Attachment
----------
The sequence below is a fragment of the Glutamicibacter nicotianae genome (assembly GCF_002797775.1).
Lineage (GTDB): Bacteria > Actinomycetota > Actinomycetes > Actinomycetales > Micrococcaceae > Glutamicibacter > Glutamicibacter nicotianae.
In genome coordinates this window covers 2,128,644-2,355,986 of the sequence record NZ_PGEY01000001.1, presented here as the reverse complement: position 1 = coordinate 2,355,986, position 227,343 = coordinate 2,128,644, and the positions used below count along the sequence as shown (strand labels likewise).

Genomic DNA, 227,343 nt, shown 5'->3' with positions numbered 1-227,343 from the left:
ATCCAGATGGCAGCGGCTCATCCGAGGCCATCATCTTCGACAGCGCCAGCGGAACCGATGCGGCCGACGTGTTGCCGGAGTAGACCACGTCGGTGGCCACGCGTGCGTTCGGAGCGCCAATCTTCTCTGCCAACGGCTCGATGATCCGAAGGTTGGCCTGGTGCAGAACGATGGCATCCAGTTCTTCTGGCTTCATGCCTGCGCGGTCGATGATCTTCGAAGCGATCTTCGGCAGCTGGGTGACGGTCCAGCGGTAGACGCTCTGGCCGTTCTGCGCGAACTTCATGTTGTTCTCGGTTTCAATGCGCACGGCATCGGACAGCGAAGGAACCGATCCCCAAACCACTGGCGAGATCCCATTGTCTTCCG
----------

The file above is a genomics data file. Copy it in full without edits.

The sequence below is a fragment of the Glutamicibacter nicotianae genome (assembly GCF_002797775.1).
Lineage (GTDB): Bacteria > Actinomycetota > Actinomycetes > Actinomycetales > Micrococcaceae > Glutamicibacter > Glutamicibacter nicotianae.
In genome coordinates this window covers 2,128,644-2,355,986 of the sequence record NZ_PGEY01000001.1, presented here as the reverse complement: position 1 = coordinate 2,355,986, position 227,343 = coordinate 2,128,644, and the positions used below count along the sequence as shown (strand labels likewise).

Genomic DNA, 227,343 nt, shown 5'->3' with positions numbered 1-227,343 from the left:
ATCCAGATGGCAGCGGCTCATCCGAGGCCATCATCTTCGACAGCGCCAGCGGAACCGATGCGGCCGACGTGTTGCCGGAGTAGACCACGTCGGTGGCCACGCGTGCGTTCGGAGCGCCAATCTTCTCTGCCAACGGCTCGATGATCCGAAGGTTGGCCTGGTGCAGAACGATGGCATCCAGTTCTTCTGGCTTCATGCCTGCGCGGTCGATGATCTTCGAAGCGATCTTCGGCAGCTGGGTGACGGTCCAGCGGTAGACGCTCTGGCCGTTCTGCGCGAACTTCATGTTGTTCTCGGTTTCAATGCGCACGGCATCGGACAGCGAAGGAACCGATCCCCAAACCACTGGCGAGATCCCATTGTCTTCCG